The Battle of Kosovo made a martyr out of Milos Obilic, who snuck into the Ottoman Sultan’s tent and killed him before receiving the same fate himself.

Serbians viewed the Austria-Hungary Empire as their new oppressors and there had been other attempted attacks on high-ranking Austria-Hungary members before Ferdinand’s death.

The Black Hand (must have caught a case of gangrene), which carried out the assassination of Franz and Sophie were also responsible for the murders of King Alexander and Queen Draga of Serbia. This act of treachery was committed while the two were together in bed… what a way to go!

Death Sting

First, a grenade was hurled at Ferdinand’s procession by Nedlejko Cabrinovic, but it detonated behind his vehicle and he was not harmed. While any normal person would halt their little parade there, Ferdinand was urged to continue by General Oskar Potiorek who asked, “What, do you think my city is full of assassins?”

Ferdinand insisted that if the trip continued, only major routes should be used and no side streets… unfortunately his own driver was never delivered this message. When the driver took the first schedule turn, there was assassin Gavrilo Princip, waiting for him. Princip had earlier tried to get a shot in at Ferdinand and when he couldn’t retreated to the side street in dejection.

Princip fired only two shots, one into Franz’s neck, the other into Sophie’s stomach. Both proved to be fatal. Ferdinand’s final words to his wife were “’Don’t die! Stay alive for our children!”

Assassination

The Aftermath

Princip and his fellow assassins were rounded up and put on trial. Because he was under the age of 20, Princip did not receive the death penalty and was instead sentenced to 20 years imprisonment. Princip died in his jail cell on April 28, 1918 from tuberculosis. His illness was so bad that his right arm was amputated before his death.

Upon Franz’s assassination, the Central Powers (Germany, Austria-Hungary, etc.) declared war on Serbia, drawing Serbia’s allies (the UK, Russia, France, etc.) into the fray and creating the first World War.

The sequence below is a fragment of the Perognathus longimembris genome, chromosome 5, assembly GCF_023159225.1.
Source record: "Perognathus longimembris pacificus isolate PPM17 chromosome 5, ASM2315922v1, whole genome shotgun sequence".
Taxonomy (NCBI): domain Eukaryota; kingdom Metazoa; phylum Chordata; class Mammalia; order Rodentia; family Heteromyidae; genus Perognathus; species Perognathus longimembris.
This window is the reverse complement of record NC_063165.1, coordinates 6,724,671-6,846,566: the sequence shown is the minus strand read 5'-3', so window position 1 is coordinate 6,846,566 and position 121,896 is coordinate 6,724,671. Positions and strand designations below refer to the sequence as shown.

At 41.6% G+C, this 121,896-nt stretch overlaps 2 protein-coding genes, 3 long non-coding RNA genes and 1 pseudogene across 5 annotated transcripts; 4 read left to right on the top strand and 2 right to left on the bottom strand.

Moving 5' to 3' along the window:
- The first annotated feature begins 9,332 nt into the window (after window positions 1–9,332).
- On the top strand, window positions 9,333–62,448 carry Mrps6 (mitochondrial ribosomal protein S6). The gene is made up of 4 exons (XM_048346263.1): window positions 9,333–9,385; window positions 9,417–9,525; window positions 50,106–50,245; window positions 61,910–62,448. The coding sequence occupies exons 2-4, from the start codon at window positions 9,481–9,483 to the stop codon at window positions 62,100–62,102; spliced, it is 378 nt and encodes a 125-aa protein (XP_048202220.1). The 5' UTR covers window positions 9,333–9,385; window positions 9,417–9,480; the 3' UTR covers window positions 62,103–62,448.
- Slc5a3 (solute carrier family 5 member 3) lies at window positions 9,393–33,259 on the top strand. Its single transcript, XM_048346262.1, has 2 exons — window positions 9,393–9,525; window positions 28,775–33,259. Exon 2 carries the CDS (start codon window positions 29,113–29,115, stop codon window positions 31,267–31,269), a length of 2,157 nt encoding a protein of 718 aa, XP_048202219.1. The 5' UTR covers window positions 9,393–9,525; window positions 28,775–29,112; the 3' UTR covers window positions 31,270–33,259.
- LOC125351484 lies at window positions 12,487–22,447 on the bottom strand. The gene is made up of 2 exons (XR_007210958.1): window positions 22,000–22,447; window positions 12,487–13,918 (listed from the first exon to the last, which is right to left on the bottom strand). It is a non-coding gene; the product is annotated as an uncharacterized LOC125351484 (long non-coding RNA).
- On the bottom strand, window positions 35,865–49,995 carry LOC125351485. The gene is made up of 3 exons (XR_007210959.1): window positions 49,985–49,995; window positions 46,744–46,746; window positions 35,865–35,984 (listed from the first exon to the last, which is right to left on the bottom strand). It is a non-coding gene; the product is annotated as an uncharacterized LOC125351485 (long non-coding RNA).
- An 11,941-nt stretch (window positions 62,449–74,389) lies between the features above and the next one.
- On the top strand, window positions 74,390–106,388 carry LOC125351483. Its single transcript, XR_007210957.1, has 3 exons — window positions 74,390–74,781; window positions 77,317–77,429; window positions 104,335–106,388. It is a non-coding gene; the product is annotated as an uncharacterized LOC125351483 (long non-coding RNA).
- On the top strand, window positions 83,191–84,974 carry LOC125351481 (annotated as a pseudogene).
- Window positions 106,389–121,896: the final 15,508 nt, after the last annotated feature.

The 1911 Gräf & Stift Double Phaeton automobile, which carried Franz and Sophie during their fateful procession, is now displayed at the Museum of Military History in Vienna. It’s no Batmobile, but it has its own place in history. The pistol used by Princip, as well as the clothing Ferdinand died in are also displayed at the museum.

Future Museums

The bullet that killed Ferdinand, sometimes referred to as “the bullet that started World War I” is part of an exhibit at Konopiště Castle in the Czech Republic.

Franz and Sophie are buried at Arstetten Castle in Austria. In memoriam, Austria-Hungary released a commemorative stamp featuring the couple. One day there will be a Sip Advisor stamp tribute that will taste like schnaps with each lick!

Austria: Green Tear

Green Tear Cocktail

  • 1 oz Mata Hari Absinthe
  • Top with Cranberry Juice
  • Splash of Tonic Water
  • Garnish with a Lemon Slice

Well, that wraps up our stay here in Austria. It should be noted that the country can also claim to be home to famous world citizens like Sigmund Freud, Adolf Hitler, and Arnold Schwarzenegger. That would be an interesting table to sit at for a dinner party!

Sip Advisor Bar Notes (3.5 Sips out of 5):
Well, as you can see, the drink is certainly not green. On the plus side, this was a really decent Absinthe cocktail. I think the combo of Cranberry Juice and Tonic Water is perfect to go along with the very bitter Absinthe. If you’re weary of the hallucinogenic spirit, give this recipe a try and your mind may be changed for the long run!

Cuba – Seven Sinful Years

Smoke Shop